When the Going Gets Tough, the Greeks Run on Their Banks

By Fil Zucchi  MAY 16, 2012 9:55 AM

Watching corporate bonds for signs of a disorderly euro unwind, and some "funny" trading in energy names.

 


MINYANVILLE ORIGINAL Good morning Minyanville readers.  Aside from the opportunity to once again bash Wall Street, the revived Greek drama and the JPMorgan (JPM) derivatives “issue” have moved the importance of the corporate bond market from the forefront to being pretty much the only thing that matters.  Equities can -- and likely will -- go down more, but the likelihood that they will stay down in the face of resilient corporates is not high.

It is no great shocker that all sorts of credit metrics, from sovereign derivatives and bonds, to corporate derivatives, are flashing red, and as I type on Tuesday night, the two-year swap is now at 39.25bps.  On Tuesday one of the steadiest and wisest heads on the Street, UBS’ Art Cashin, wrote the following in his morning piece:

Greece cannot exit the euro without collateral damage and significant damage at that.  A Greek exit move would likely cause an instant run on the banks in Spain, Portugal, and Italy. Some think the contagion could even spread to Ireland and parts of northern Europe.  A few think the recent strength in the dollar and US Treasuries is the first wave of capital flows. These folks think people in Greece, Spain, and Italy are withdrawing euros to shift to greenbacks and Treasuries rather than get stuck with drachmas, liras, and pesetas.

Right on cue, later in the afternoon, chatter started that close to €1 billion had been withdrawn from Greek banks.

Still, in what is becoming a "Groundhog Day"-type refrain, the corporate bond market yesterday could not have cared less.  A fresh $6.5 billion of issuance flew out the door, including $1.8 billion of junk debt.  Of the latter, the tranche taken down by one issuer was upped from $1 billion to $1.5 billion, and a company often mentioned in the same breath as "accounting questions" was handed $300 million at 8% for eight years.  It is this kind of schizophrenia that is driving bulls and bears equally crazy.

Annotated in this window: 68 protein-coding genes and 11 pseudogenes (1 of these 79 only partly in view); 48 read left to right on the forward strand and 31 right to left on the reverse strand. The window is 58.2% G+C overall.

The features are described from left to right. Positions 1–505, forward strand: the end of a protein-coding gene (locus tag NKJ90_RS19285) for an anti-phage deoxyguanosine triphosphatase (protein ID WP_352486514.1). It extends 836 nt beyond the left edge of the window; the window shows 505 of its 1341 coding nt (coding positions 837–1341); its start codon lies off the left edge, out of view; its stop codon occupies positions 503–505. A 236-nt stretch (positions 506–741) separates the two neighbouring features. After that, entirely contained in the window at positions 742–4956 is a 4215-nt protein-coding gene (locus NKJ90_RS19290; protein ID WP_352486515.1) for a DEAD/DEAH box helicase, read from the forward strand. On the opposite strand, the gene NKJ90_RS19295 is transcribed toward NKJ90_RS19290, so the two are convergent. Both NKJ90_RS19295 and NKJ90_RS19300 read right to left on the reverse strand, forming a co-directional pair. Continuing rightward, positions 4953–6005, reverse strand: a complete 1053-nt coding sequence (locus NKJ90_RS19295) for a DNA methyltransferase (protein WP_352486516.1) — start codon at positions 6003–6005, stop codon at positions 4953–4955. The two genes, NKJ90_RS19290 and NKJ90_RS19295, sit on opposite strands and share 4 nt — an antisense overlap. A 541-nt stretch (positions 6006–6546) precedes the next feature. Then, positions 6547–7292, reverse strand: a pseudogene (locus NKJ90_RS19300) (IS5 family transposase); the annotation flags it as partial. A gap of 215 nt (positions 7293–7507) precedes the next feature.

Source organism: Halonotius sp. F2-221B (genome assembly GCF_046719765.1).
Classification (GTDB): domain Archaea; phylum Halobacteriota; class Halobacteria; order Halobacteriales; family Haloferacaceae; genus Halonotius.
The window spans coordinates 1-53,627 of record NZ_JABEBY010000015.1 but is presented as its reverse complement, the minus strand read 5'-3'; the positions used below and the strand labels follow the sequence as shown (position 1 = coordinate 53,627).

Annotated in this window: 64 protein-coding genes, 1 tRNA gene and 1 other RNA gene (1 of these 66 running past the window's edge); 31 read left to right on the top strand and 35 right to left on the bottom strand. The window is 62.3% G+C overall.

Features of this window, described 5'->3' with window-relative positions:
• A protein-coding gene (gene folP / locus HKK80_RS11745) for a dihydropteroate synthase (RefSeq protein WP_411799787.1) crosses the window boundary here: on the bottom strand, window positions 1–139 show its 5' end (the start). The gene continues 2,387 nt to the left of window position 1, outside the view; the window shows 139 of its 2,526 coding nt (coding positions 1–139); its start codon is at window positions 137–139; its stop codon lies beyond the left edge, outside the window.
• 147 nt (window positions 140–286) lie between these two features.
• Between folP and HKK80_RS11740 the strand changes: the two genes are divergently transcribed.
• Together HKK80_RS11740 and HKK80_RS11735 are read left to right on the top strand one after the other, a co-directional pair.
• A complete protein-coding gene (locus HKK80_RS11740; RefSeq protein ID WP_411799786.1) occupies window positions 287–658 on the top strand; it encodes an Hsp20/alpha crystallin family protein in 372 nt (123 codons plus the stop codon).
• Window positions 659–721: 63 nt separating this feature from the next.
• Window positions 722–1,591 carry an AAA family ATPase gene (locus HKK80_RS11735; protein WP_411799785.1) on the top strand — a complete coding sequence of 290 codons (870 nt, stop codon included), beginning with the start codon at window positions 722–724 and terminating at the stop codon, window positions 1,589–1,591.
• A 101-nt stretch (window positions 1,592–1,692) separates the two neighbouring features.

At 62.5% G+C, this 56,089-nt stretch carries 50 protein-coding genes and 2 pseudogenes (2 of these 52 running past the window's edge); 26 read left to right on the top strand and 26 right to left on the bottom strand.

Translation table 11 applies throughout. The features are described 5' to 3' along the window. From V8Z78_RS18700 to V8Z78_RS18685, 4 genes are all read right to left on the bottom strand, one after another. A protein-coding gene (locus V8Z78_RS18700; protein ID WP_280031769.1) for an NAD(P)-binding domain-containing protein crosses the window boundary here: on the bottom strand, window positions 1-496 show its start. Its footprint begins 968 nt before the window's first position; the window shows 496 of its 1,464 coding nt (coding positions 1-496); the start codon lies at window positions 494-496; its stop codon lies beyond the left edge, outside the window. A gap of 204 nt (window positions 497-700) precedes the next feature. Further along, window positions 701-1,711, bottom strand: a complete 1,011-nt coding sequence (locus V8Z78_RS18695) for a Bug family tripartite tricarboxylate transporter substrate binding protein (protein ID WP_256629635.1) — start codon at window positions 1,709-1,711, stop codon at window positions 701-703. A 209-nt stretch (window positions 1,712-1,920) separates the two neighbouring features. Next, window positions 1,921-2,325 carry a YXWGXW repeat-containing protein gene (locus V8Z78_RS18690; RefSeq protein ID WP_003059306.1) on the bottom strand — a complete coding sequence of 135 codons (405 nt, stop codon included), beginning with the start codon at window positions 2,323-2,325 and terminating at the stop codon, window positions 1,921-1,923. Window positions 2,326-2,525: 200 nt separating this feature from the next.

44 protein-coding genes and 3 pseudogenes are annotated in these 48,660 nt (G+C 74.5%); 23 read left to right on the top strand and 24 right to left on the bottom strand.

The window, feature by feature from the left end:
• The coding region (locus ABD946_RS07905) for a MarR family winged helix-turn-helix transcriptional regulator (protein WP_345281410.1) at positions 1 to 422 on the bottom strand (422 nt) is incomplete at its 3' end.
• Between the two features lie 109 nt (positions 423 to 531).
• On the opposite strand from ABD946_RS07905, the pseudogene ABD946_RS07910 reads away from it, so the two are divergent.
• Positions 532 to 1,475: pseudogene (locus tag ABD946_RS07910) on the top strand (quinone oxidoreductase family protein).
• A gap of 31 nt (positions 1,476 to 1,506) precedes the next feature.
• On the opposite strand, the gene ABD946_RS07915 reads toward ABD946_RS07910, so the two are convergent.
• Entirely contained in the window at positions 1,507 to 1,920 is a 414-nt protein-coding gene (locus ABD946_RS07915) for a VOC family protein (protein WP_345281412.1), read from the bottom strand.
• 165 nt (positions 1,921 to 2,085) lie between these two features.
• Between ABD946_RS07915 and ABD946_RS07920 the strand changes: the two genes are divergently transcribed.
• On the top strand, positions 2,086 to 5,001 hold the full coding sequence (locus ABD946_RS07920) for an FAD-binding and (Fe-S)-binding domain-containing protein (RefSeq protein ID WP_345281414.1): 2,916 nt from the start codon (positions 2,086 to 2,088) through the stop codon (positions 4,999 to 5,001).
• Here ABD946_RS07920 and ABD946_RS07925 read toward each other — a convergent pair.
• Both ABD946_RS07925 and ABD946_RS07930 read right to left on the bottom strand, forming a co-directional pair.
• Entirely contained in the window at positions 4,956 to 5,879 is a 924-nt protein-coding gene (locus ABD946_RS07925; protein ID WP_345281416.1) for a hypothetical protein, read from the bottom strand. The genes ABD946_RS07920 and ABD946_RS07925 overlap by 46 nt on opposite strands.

Of course the credit markets could shut down on a moment's notice, which is why it is also important to monitor the price action of recent corporate issuances.  I keep about 20 tickers on my screen, all longer dated paper, and across the credit spectrum.  Among them are Amgen (AMGN), Devon Energy (DVN), Dish Network (DISH), Wellpoint Health (WLP), Bill Barrett Corp. (BBG), and a bunch of the usual "financials" suspects.  Should we start seeing these bonds break par decisively, it would be a truly ominous sign. 

Aside from how the credit "tail" is wagging the "equity" dog, a few words on the energy space. By now the travails of Chesapeake Energy (CHK) are mainstream media fodder. But over the last couple of days the mess this company has made of itself seems to be affecting many other names, and I don't mean just in the way of "sympathy" selling.  I have no hard data to back this up, but 15 years of watching tickers flicker for 6.5 hours a day have given me a decent sense of the difference between "selling" and "forced selling"; what's been happening in energy over the last 48 hours, at least in some stocks, smells like the latter.  In and of itself, Chesapeake is not an Enron, but an enterprise value of $32 billion, including $13 billion of debt, it's nothing to sneeze at.  We also know that some of its assets may have been leveraged a few times over, and we can't really tell how deep its derivatives tentacles reach in the natural gas market.  And if Chesapeake is forced into "yard sale" mode for its properties at least on a temporary basis, the NAV and leverage ratios of some of its neighbors might become issues.